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What Is an Acoustic Neuroma?

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If you or a loved one have been diagnosed with an acoustic neuroma, you may have many questions about what this tumor is, where it develops, what symptoms it can cause, and how prevalent this tumor is in the general population. In this article, we’ll discuss the basics of acoustic neuromas to give you a foundation that we will build on in subsequent articles. 

What Is an Acoustic Neuroma?

An acoustic neuroma, also known as a vestibular schwannoma, is a non-cancerous growth that develops along the eighth cranial (brain nerve) nerve, also called the vestibulocochlear nerve. This nerve is responsible for hearing and balance. As such, pressure on this nerve from an acoustic neuroma can lead to hearing difficulties, instability in your balance, as well as other symptoms.

                                            Figure 1: Anatomic depiction of an acoustic neuroma in relation to the brainstem and cranial nerves.

Figure 1: Anatomic depiction of an acoustic neuroma in relation to the brainstem and cranial nerves.

Though they do not grow directly in the brain, an acoustic neuroma is considered a type of brain/skull base tumor that grows outside of the brain and can compress the brainstem. If one continues to grow, it could potentially become large enough to press on the brainstem, leading to significant imbalance and other neurological symptoms. Nerves responsible for movement of facial muscles, sensation of the face, and even swallowing are also nearby and could become affected if an acoustic neuroma is left untreated and grows to become very large.

Types of Acoustic Neuroma

Most acoustic neuromas are sporadic tumors occurring on one side (unilateral). They occur without a known cause in 95% of people. Sporadic unilateral acoustic neuromas may develop at any age, but they most commonly occur in adults 30 and 60 years of age. 

Roughly 5% of patients develop acoustic neuromas in both vestibulocochlear nerves (bilateral acoustic neuromas). These are associated with a rare genetic disorder known as neurofibromatosis type 2 (NF2). NF2 is inherited in an autosomal dominant fashion, meaning it is passed down from at least one parent to the children.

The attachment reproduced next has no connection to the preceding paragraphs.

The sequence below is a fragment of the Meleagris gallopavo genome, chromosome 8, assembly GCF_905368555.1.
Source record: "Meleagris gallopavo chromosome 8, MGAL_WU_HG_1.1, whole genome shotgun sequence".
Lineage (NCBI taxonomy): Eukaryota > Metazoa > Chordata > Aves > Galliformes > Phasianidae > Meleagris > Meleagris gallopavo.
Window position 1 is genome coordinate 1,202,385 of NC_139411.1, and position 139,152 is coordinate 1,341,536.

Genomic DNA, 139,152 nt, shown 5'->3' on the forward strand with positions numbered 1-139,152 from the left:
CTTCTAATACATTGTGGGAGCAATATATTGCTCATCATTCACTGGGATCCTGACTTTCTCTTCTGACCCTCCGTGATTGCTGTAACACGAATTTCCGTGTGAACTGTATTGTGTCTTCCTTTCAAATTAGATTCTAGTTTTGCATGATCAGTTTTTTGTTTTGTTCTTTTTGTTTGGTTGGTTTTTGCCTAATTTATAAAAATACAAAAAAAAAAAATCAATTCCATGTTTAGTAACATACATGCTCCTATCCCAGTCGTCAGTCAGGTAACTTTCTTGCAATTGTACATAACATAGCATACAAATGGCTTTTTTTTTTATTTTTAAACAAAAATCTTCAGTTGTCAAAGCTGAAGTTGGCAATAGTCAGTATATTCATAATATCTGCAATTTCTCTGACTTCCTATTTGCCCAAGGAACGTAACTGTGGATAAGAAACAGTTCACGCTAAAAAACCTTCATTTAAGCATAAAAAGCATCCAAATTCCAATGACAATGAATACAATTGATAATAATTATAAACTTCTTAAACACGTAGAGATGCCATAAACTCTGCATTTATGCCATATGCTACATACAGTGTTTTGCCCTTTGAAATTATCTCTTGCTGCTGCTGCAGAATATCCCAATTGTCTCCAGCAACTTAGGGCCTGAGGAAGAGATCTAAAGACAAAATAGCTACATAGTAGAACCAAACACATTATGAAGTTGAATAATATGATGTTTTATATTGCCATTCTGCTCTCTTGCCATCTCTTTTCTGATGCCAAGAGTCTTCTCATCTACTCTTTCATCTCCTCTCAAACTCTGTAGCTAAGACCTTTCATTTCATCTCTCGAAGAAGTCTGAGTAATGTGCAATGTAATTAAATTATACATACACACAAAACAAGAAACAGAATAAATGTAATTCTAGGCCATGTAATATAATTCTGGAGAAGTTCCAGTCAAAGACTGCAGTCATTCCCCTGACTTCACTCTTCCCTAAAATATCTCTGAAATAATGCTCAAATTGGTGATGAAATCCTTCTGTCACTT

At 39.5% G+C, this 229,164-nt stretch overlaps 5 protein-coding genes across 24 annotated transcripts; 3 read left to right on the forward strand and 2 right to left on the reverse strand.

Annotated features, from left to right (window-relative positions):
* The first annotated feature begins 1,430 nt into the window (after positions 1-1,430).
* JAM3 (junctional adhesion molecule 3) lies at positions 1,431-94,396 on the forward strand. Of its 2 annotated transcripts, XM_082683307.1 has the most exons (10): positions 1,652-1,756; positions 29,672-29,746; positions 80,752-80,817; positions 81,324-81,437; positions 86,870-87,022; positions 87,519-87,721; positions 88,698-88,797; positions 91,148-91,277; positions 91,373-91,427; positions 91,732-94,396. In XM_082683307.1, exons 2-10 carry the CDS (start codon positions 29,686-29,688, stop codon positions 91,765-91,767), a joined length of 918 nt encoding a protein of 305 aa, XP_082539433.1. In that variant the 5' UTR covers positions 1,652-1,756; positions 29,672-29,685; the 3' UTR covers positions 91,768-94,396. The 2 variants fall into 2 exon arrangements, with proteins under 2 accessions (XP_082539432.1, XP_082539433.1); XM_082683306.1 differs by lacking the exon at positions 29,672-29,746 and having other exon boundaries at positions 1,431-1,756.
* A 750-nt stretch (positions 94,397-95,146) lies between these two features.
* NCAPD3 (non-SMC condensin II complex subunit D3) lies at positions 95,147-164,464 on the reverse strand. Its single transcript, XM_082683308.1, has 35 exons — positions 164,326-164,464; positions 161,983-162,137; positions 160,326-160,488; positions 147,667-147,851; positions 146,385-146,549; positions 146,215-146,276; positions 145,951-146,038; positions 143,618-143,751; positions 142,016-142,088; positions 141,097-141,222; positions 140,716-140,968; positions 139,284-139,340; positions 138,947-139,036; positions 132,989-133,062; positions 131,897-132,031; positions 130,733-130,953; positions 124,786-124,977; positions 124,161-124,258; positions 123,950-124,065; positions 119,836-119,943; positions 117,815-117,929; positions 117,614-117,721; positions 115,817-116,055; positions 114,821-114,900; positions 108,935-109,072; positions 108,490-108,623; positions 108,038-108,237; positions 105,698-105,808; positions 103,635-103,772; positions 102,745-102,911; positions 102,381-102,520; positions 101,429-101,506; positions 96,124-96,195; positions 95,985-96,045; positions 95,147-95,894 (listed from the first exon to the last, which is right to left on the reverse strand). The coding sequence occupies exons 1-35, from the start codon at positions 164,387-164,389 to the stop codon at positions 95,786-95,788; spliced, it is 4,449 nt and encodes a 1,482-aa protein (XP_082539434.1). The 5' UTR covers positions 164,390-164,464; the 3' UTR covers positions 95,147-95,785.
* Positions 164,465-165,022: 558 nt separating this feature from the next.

What Size Is an Acoustic Neuroma?

Acoustic neuromas can be classified according to their size. The size of the tumor is a critical factor in its ability to cause symptoms and the selection of the treatment:

  • Small acoustic neuromas measure smaller than a centimeter and are typically confined to the internal auditory canal (ear canal). They don't extend into or near the brain cavity itself.
    • Radiation is a reasonable option for the treatment of small growing tumors although surgery may be able to preserve hearing.
  • Medium acoustic neuromas measure between 1 and 2 cm near the brain. They may be large enough to extend from the internal auditory canal to abut the brain.
    • These tumors remain amendable to radiosurgery. Younger patients may benefit from surgical resection.
  • Large acoustic neuromas are between 2 and 3 cm in size. A large acoustic neuroma may press on the soft tissue of the brain, and cause pressure on the brainstem.
    • These tumors are often managed via either surgery or radiosurgery. Most 3 cm tumors may be best handled via surgical resection.
  • Giant acoustic neuromas are those that measure larger than 3 cm in size. Tumors of this size compress the brainstem and may create excess pressure within the brain cavity.
    • The only option here is surgical resection to relieve the pressure on the brainstem.

                                            Figure 2: Acoustic neuromas can grow to variable sizes including medium (left), small (middle), and giant (right).